It is in fact this burden that has resulted in such high efficiency. High taxation breeds innovative solutions. For example, initially faced with an unprecedented CO2 tax that remains the strictest in the world, companies were disappointed at the prospect of costly compliance. However, this disagreement quickly changed to significant investment in technology, which has now resulted in world-leading standards and performance. For example, a barrel of oil produced in Russia results in 2.5 times the volume of emissions as Norway, and in Angola this figure is 5 times. As a national industry we realize that the world needs energy, and if it needs energy, it may as well receive it from the cleanest source. Fortunately, Norway has the best technology and cleanest know-how.

However, simple efficiency is not enough. The biggest opportunities in Norway involve field development, which requires strong cooperation between E&Ps and service providers to improve technologies further, as well as an opening up and internalization of the supplier industry. Norway can be on the cutting edge, but only if it keeps challenging itself, which implies opening up new reservoirs to more challenges. In this respect, opening up new and prospective acreage will ensure that Norwegian industry remains competitive.

What has been the impact so far of the financial crisis on competitiveness?

Total investment amounted to over 120 billion Norwegian Kroner (NOK) in 2008. In 2009, this figure is estimated at 137 billion NOK, although recent revisions predict a more modest number of approximately 127 billion NOK, representing a 6-7% decrease. To give a comparison statistic to demonstrate the importance of this amount in relative terms, the entire Norwegian defense budget is approximately 30 billion NOK.

Indeed, oil and gas is the most robust sector of the economy. The decline has not been strongly felt perhaps because the size of investments requires a more long-term outlook of at least three to four years, and is thus less affected by temporary ups and downs in the market.

Over the past decades, Norway has transitioned from a traditional industrial to a high-technology economy. Now some are calling for a similar transition from a “petroleum nation” to “energy nation” – how do you see this evolution panning out?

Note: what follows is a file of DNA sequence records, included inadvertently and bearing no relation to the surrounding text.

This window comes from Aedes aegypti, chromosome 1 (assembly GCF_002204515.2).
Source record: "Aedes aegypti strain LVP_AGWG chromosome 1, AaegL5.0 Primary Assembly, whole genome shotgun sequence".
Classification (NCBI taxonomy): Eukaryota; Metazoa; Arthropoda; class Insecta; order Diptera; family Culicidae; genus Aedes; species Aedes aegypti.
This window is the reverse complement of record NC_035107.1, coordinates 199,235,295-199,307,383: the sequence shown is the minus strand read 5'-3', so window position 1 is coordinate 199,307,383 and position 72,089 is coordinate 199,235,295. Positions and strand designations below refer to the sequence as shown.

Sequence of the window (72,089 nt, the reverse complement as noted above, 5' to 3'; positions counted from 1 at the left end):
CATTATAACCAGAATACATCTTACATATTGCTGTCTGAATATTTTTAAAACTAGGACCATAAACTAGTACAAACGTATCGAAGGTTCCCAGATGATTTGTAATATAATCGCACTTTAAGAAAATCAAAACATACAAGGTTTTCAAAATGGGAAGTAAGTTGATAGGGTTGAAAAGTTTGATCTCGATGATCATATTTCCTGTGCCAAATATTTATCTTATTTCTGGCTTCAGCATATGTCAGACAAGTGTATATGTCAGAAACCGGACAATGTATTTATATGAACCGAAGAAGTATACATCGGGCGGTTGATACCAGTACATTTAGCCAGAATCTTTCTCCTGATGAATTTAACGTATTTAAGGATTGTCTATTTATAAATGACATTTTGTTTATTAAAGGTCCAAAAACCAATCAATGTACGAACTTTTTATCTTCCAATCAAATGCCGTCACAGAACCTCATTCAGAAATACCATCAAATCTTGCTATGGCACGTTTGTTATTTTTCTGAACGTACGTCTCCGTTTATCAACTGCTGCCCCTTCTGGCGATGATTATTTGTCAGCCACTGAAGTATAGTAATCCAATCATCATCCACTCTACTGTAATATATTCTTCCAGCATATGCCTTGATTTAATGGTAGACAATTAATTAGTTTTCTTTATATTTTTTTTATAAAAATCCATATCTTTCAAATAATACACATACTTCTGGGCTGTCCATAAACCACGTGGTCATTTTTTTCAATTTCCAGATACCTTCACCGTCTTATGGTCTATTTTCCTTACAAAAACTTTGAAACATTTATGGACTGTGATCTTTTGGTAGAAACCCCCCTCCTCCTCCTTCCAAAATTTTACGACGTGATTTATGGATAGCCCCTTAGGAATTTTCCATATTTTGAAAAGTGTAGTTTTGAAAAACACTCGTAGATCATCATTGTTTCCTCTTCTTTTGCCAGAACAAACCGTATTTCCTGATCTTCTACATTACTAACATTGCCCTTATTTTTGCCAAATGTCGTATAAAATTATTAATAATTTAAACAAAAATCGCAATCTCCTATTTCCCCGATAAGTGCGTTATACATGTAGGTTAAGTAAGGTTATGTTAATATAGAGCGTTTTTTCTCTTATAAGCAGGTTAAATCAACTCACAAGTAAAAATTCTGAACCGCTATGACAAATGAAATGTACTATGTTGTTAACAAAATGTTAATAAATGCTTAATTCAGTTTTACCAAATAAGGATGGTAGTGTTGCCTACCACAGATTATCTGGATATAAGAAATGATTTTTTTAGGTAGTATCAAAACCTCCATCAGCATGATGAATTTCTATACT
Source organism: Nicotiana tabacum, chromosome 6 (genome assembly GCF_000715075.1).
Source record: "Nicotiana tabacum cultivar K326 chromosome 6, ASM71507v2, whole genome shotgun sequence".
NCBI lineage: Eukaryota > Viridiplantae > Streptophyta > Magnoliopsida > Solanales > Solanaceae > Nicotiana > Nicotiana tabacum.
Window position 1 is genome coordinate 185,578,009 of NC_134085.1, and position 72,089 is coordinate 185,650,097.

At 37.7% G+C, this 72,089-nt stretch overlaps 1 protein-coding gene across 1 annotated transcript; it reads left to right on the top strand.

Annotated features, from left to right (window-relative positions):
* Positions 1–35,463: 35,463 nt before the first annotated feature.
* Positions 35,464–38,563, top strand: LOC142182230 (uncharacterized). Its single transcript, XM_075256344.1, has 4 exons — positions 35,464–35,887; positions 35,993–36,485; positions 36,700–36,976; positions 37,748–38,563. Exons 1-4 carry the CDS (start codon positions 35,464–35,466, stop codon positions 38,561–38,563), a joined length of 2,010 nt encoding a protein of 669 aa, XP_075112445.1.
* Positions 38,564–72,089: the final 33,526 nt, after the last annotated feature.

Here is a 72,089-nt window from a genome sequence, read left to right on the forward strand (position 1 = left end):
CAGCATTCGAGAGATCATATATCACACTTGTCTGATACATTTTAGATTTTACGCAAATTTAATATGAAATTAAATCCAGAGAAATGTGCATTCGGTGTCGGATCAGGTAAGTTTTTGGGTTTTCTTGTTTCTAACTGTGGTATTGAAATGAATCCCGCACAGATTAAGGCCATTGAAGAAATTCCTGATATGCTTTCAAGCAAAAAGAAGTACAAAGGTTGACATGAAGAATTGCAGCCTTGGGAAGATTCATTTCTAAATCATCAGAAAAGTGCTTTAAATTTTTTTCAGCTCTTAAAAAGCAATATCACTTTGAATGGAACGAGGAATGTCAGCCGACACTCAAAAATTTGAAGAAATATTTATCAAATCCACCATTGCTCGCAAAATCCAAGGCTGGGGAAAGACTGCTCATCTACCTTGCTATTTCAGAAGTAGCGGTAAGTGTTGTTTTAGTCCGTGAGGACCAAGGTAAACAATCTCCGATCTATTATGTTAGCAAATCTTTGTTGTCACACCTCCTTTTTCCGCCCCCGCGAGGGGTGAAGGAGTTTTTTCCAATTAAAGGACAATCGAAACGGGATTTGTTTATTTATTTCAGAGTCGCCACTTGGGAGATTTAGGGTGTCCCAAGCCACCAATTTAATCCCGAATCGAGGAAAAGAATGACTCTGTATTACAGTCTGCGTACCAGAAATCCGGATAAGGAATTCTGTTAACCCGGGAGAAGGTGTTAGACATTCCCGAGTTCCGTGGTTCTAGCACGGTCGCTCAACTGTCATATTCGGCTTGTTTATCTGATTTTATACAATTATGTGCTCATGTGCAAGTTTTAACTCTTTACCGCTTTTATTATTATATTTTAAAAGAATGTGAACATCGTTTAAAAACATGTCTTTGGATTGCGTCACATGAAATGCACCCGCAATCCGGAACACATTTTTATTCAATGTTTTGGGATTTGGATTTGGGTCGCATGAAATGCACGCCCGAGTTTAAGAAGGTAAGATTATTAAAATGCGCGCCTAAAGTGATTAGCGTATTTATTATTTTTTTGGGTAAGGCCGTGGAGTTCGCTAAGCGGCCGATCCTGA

Despite a rich history of 40 years in oil and gas, two thirds of Norway’s reserves remain to be exploited. One third is under production, and one third remains undiscovered. This latter category is an x-factor, possibly representing much more or less than anticipated. The key to the industry’s future in Norway will rely on opening up new and prospective areas, because in the last 10 years, there have just been small discoveries in existing exploration areas. Oil and gas will still be here for decades. Renewables will enter the picture, but investment is needed to realize these opportunities. There are high ambitions for politicians, but when it comes to renewables Norway needs expertise from the broader global industry, and there are questions around whether Norway, with a population under 5 million and falling production, has sufficient competence to go it alone. The knowledge based Norwegian oil and gas industry will represent and important and necessary base for developing a renewable industry in the country.

As activities will limit themselves in a natural decline, it will become increasingly important to further develop Norway’s industry, because there are simply too few people.

What do you envision for the future of the oil and gas industry?

The world has two main challenges. The first is energy. Is it possible to support the market with sufficient energy and electricity, even given the fact that 1.6 billion people still have no access to electricity? Second is the issue of climate change. With so much uncertainty, solving both challenges must be done in parallel. Compounding these difficulties is the economic crisis, although that’s more in the one to three year time frame. Norway will play a very significant role supplying energy, especially gas in support of the European market over less reliable Russian imports.

I often quote the Chair of the Research Council of Norway. He says that if these tremendous challenges are to be overcome, and our ambitions to be realized, it will be important to utilize the expertise of the Norwegian oil and gas industry.

We produce to the highest world standards, and do so in a cost-effective and pro-industry way, with a competence developed over 40 years that will continue to be utilized for new technology development. This experience will be crucial as Arctic areas, representing approximately 25% of remaining resources – up to one third or as low as one fifth – become viable. At the same time, the industry will be developed in parallel with the benefit of renewables and ultimately the environment, in concert with international partners in the US, Canada, Iceland, EU, Russia, and elsewhere. In doing so, Norway will ensure it maintains its status as the cleanest oil and gas producer, with a long tradition and experience, but still a long way to go yet.